Columbus-area basketball community mourns the loss of fixture 'Coach Bob'

Adam Jardy
Buckeye Xtra
Henry Smith, known as "Coach Bob," passed away Oct. 23 at age 62.

If it was an important basketball game in central Ohio, you could bet Coach Bob would be there.

Odds are, he’d be somewhere close to the action. In the case of an Ohio State men’s home game, he’d be right there behind the team bench. Slightly hunched over, possibly rocking a Dallas Cowboys jersey, he’d have an opinion and no hesitation to express it.

After a few decades ingrained in the sport, he’d earned that right. And it’s just one of many things that made Coach Bob, who passed away last Friday at the age of 62 after battling diabetes and liver issues, an irreplaceable part of the fabric of the local basketball community.

“He loved his sports and he loved Ohio State basketball,” Sherece Smith, his wife of 32 years, told The Dispatch. “He had a big heart, as well as a big mouth. You had to love him or hate him for it, and he would give you the shirt off his back.

“He loved people. He was uncut, unfiltered, raw and sometimes not very well-mannered, but I guess you had to get to know him and get used to him. He had a heart of gold.”

He also had a name that wasn’t Coach Bob, even if most people didn’t know it. His given name was Henry Smith, but it didn’t suit him much, so he went by Coach Bob. Sometimes there was an extra "b" attached to the end, and the origins of the nickname are lost to time.

“I guess it came from anytime you needed something, Bob knew where to go get it,” his wife said. “That’s what they tell me. He was always the one, you could go ask him about something and he would tell you where to go get it and they’d start calling him B-o-b-b Bob.”

Coach Bob arrived in Columbus by way of South Boston, Virginia, sometime in the late 1970s and became a staple in the local sports scene. A three-sport athlete in high school, he played softball and would become an umpire before getting involved in coaching and mentoring through grassroots basketball. He met his wife, a Houston native, in 1988, and they had been together since.

Along the way, she said she never really realized how many lives he had touched until the messages of support started to flow in as word of his passing spread across social media. George Howard, a friend for more than two decades who had worked with him as part of the All-Ohio AAU program, described him as a brother – the kind you could have a cursing match with and then speak with again two hours later like nothing had happened.

“I’d say, ‘Bob, didn’t we just have an argument earlier today?’ ” Howard said. “He’d be like, ‘Well, that don’t mean nothin’, let’s talk about this basketball.’ Just a tough time to see a guy (die who) loved basketball the way he did, loved kids the way he did.”

Howard shared stories of how his kids, among many others, would run up to Coach Bob at games. He’d give them a $20 bill and send them to the concession stand to get him something and let them keep the rest, telling them, "And while you’re at it, go get something for yourselves, too.”

Those relationships with children of all ages are as much a part of his legacy as his seemingly permanent presence at Ohio State men’s basketball games. Junior forward Justin Ahrens knew Coach Bob from his days playing AAU basketball, and he would see him in his first-row seat behind the bench at every game.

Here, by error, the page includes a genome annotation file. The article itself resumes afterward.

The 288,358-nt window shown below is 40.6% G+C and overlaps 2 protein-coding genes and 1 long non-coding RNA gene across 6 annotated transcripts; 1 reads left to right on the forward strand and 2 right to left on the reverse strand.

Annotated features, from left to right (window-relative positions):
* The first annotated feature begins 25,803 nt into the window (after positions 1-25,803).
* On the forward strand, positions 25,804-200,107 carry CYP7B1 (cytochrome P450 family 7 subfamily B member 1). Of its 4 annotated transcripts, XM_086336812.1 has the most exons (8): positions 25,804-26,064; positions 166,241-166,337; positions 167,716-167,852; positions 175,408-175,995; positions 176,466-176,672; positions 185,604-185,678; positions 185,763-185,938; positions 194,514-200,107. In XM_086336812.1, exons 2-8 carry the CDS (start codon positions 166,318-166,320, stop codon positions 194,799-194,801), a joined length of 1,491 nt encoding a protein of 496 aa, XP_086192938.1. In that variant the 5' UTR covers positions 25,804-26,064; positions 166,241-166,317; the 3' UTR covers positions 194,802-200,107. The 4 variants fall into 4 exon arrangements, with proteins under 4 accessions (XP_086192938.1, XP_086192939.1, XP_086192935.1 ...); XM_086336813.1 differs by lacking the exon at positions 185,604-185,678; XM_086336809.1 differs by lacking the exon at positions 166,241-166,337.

He’d often hear him, too.

“Whether I was open or not, if I missed a shot and I came out, high-fiving the guys on the bench as I’m walking down, he’ll be like, ‘Come on, Justin! You’ve gotta hit that (bleep)!’ ” Ahrens said. “I’d just look at him and kind of giggle, because obviously during a game you don’t want to be talking to the fans, but I acknowledged him.”

Assistant coach Ryan Pedon, a Columbus native now in his fourth season with the program, knew Coach Bob from the grassroots circuit but developed more of a relationship in recent years. He described him as an old-school type of coach whose players naturally gravitated toward him.

The two would often share a glance as the starting lineups were announced, Pedon said, and he could feel the intensity radiating from Coach Bob. And if he had an opinion on how the game was going, or how a certain player was faring, he wasn’t afraid to share it with the Ohio State coaches, imploring them to get this player out of the game or do something different with another player.

He could get away with it, Howard said, because he was Coach Bob.

“He was a fixture with Columbus basketball,” Pedon said. “High school, college and grassroots, he was a fixture. He was one of those guys that once you meet him, you never forget him.”

The Ohio State program will recognize him this season by leaving his seat at Value City Arena empty for the upcoming season. It’s a fitting tribute to an integral part of the local basketball community, one that will be forever lessened without his presence.

“Just thinking about him today, not walking in the gym and not seeing him or hearing him call my name,” Howard said. “it didn’t matter when I walked in the gym, how far he was down the bench or wherever he was, he would always say, “George Howard!’ and call me. I’d tell people, ‘I know who that is calling me. I’m not going to turn around. I know it’s Bob,’ and he would get up with his cane and come walking over and tap me with it.

“It’s not going to be the same without Bob.”